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Mobile HUD Implementation

IP.com Disclosure Number: IPCOM000244766D
Publication Date: 2016-Jan-12
Document File: 4 page(s) / 73K

Publishing Venue

The IP.com Prior Art Database

Abstract

This invention proposes a lenticular lens covering the mobile device for use in a vehicles. This would allow the driver looking directly at the screen to see the display as normal, but light exiting at an acute angle from the the top of the device could either be dimmed to avoid distraction, or used to construct an image when viewed in the reflection of the windshield could provide vital information in a "see through" form similar to commercial Heads Up Displays (HUDs).

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Mobile HUD Implementation

Today smartphones and mobile devices have in many cases replaced in vehicle navigation systems. This is largely because the life cycle for mobile devices is much shorter than that for motor vehicles, so the functionality on the users mobile phone is likely to be much more current than their in-car head unit. People often use navigation software to assist with finding their way to their destination by placing their mobile device on some sort of car mount, which is often stuck to the vehicles windshield. Such devices can also be integrated with other vehicle systems such as a Bluetooth connection to the OBD-II bus.

While this works well, there are often drawbacks:

The mobile device has limited screen size, so can take more concentration to look at


1.

Having a large screen device such as a tablet computer would block visibility for the driver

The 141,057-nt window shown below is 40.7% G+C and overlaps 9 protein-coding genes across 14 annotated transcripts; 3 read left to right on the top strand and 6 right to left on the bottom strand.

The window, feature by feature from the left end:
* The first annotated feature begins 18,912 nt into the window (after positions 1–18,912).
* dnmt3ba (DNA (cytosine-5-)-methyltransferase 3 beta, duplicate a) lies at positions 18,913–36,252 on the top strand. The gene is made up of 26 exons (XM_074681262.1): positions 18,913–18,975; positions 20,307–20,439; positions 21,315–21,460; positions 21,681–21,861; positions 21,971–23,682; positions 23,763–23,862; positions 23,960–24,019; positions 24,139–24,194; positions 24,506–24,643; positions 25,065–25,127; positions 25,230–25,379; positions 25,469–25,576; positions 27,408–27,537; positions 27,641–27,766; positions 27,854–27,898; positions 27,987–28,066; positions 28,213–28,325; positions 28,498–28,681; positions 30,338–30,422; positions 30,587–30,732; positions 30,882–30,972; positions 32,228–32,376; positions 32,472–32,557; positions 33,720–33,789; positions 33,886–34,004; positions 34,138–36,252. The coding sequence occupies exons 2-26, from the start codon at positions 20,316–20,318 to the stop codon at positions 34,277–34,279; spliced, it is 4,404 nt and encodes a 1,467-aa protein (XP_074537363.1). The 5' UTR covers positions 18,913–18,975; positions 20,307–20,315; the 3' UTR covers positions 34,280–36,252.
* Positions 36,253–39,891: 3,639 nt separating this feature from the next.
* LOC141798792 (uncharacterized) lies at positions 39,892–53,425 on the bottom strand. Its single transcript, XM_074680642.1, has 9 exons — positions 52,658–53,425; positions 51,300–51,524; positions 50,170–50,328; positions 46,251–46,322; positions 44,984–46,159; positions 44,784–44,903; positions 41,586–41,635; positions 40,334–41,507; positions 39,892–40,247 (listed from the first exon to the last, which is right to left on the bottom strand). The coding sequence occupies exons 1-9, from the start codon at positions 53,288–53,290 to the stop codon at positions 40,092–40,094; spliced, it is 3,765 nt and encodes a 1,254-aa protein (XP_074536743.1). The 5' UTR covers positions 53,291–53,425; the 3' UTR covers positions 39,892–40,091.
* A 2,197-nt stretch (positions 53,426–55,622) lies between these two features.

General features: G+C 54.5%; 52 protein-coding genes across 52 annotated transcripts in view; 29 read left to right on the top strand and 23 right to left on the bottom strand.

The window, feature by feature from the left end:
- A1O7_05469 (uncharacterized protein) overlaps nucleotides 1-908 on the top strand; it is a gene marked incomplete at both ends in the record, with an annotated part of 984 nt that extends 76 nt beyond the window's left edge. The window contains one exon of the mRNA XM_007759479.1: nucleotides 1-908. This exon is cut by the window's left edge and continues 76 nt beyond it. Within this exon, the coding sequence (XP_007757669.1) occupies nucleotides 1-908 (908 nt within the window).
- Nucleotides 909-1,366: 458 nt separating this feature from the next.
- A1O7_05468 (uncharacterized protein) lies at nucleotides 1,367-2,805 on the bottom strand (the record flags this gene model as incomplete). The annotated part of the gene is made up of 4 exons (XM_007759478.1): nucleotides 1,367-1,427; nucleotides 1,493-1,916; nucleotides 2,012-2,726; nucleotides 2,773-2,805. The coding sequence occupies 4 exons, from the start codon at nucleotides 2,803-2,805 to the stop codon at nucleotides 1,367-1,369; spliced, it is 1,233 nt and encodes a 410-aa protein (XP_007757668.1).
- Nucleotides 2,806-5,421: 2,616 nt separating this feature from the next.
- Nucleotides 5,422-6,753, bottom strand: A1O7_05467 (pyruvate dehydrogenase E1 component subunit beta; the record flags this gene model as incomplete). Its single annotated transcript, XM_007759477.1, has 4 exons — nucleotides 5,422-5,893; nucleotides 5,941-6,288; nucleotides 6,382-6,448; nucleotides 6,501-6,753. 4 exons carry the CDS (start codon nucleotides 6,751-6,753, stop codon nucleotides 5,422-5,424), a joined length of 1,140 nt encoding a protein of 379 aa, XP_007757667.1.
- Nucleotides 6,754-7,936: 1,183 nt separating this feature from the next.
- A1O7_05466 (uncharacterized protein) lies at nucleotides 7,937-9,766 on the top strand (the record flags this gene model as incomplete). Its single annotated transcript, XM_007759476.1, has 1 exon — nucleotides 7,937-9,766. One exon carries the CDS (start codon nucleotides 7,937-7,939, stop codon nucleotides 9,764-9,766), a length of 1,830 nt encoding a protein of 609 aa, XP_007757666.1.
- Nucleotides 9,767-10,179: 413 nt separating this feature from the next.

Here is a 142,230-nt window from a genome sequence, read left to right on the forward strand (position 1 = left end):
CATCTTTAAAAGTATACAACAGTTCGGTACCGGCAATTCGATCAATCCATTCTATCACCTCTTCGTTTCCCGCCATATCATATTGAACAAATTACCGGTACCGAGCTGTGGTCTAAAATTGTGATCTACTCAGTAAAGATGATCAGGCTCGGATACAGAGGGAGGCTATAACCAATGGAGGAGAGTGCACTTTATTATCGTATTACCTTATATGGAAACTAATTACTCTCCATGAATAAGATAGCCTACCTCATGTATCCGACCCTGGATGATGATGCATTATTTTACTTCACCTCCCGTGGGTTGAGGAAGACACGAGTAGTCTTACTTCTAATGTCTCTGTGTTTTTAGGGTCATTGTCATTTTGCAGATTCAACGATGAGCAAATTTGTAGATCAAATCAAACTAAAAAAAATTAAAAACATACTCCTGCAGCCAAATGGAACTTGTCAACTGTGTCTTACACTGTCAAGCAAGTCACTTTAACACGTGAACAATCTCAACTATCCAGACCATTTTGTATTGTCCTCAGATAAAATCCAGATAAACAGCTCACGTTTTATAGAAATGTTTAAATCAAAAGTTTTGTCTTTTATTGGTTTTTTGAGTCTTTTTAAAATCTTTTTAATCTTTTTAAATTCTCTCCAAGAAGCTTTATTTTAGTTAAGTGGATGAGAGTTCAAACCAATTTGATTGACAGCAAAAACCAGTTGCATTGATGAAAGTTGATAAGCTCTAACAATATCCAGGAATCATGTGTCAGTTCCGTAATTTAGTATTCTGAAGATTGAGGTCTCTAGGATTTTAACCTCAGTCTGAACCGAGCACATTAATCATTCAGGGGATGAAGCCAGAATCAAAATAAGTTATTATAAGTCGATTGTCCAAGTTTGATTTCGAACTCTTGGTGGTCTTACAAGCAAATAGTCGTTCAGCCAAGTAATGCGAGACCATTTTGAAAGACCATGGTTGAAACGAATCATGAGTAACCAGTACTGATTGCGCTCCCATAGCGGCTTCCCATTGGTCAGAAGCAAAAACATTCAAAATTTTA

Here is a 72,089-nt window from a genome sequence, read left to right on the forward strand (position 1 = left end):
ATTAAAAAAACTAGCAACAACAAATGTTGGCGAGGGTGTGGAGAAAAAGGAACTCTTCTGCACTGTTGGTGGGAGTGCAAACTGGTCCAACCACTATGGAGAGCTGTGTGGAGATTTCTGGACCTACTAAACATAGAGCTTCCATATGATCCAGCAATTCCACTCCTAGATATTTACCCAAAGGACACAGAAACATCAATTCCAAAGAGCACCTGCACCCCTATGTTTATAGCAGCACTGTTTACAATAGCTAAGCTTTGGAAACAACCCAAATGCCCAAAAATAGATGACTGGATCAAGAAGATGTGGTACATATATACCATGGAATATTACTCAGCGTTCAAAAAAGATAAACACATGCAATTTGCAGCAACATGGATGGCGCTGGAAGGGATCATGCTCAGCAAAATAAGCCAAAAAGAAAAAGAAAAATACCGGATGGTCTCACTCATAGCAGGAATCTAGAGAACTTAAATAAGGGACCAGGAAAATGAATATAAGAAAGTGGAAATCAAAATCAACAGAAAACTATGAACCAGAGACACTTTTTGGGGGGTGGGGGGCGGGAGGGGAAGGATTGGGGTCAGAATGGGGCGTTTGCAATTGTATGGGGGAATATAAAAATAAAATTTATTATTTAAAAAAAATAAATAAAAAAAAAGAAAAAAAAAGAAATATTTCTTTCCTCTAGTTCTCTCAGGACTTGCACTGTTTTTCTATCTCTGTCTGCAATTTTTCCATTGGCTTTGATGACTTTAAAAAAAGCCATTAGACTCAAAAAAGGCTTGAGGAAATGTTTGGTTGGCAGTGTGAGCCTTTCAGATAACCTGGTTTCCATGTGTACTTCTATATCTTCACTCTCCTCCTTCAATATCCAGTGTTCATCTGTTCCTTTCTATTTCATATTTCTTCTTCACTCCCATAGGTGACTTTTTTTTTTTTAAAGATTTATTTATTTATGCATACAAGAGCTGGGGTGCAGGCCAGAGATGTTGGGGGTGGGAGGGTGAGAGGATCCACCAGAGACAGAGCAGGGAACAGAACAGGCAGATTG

2.

Often a bright display can cause unwanted reflections on the windshield causing distraction to the driver

3.

This invention proposes a lenticular lens covering the mobile device. This would allow the driver looking directly at the screen to see the display as normal, but light exiting at an acute angle from the the top of the device could either be dimmed to avoid distraction, or used to construct an image when viewed in the reflection of the windshield could provide vital information in a "see through" form similar to commercial Heads Up Displays (HUDs). A camera situated near the driver could optionally scan a test pattern on start up, to wirelessly provide keystone correction information back to the application on the mobile device.

Mobile displays are getting higher and higher pixel density, and have now reached the point where there is more pixels than the human eye can distinguish during normal viewing. Some mobile devices have successfully employed lenticular displays to provide each eye different images for 3D viewing.

Commercial vehicle HUDs are available for installation, or are being included with new motor vehicles, however these do not allow the user to use their own mobile device.

Figure #1 below shows a mob...